The principle of solar power generation, that is, the photovoltaic effect, was the first time that Beequeeral, France, was observed in chemical cells in 1839; the first solar cell came out in 1887 with a conversion efficiency of 1% to 2%; silicon solar cells appeared in 1941: 1876 Photovoltaic effects have also been observed in solid selenium (Se) systems. In 1954, Bell Labs Chapin and others developed a monocrystalline silicon solar cell with an efficiency of 6%: silicon solar cells were first used in spacecraft in 1958. In the following ten years, silicon solar cells continued to expand in space applications, the technology continued to improve, and the cell design was gradually finalized. In the early 1970s, many new technologies were introduced into the battery manufacturing process, and the conversion efficiency was greatly improved. At the same time, silicon solar cells began to attract ground applications. At the end of the 1970s, the output of ground solar cells had exceeded the output of space cells, which led to continuous cost reductions. In the early 1980s, silicon solar cells entered a period of rapid development. Technological progress and research and development have further improved the efficiency of solar cells, continued to reduce commercial production costs, and continued to expand their applications.

From the development of cell efficiency, 1954~1960 is the first development stage: In 1954, Bell Labs Chapin and others developed monocrystalline silicon solar cells with an efficiency of 6%; in 1960, the main technology to improve solar cell efficiency was to use The preparation process of silicon materials is becoming more and more perfect, and the quality of silicon materials continues to improve. During this period, the cell efficiency is 15%. 1972~1985 was the second stage of development. Back-field battery (BSF) technology, “shallow junction” structure, texture technology, and close-grid metallization are the representative technologies of this stage. The battery efficiency is increased to 17%, and the battery cost Dropped significantly. After 1985 was the third stage of battery development. With the emergence of a variety of new battery technologies and new materials, battery performance and photoelectric conversion efficiency were improved, such as surface and bulk passivation technology, Al/P Gettering technology, selective emission zone technology, double-layer anti-reflection film technology, etc. At present, a considerable number of technologies, materials and equipment are gradually breaking through the limitations of laboratories and being applied to industrial production. The concept of high-efficiency solar cells has also been proposed.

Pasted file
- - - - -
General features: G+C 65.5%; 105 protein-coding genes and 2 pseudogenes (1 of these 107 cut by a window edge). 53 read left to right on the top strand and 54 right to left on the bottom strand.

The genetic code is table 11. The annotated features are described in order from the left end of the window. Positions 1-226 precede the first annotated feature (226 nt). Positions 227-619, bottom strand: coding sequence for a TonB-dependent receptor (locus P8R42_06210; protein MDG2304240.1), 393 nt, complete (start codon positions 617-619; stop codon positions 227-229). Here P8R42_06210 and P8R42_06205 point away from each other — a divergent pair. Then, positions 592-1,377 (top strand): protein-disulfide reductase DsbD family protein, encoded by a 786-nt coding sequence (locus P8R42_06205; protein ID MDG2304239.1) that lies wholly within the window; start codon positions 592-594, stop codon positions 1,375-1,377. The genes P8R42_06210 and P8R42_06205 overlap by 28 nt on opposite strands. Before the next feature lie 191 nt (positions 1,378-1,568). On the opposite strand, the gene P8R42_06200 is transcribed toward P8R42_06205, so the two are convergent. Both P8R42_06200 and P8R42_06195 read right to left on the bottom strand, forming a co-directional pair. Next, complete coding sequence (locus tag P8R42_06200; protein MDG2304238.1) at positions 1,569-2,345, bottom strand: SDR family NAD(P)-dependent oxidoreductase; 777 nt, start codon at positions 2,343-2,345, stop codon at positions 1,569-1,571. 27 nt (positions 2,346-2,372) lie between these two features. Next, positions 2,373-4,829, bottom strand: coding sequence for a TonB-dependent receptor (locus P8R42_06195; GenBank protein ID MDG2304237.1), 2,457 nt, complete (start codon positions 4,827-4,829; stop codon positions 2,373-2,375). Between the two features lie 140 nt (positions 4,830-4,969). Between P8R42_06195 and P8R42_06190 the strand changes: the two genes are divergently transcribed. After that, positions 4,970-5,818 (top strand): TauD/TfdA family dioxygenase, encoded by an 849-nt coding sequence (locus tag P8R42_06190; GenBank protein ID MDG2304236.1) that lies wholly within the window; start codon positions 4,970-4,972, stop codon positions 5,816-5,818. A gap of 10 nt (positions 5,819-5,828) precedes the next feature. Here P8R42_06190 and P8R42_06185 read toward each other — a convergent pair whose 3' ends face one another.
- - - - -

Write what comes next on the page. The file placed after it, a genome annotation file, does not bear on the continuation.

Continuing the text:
In short, because solar power generation has the advantages of sufficient cleanliness, absolute safety, relative wideness and adequacy of resources, long life, easy maintenance and other advantages that other conventional energy sources do not have, photovoltaic energy is considered to be the most important in the 21st century. One of the new energy sources, photovoltaic power generation is of great significance to solve the human energy crisis and environmental problems.

Solar photovoltaic

Comments are closed.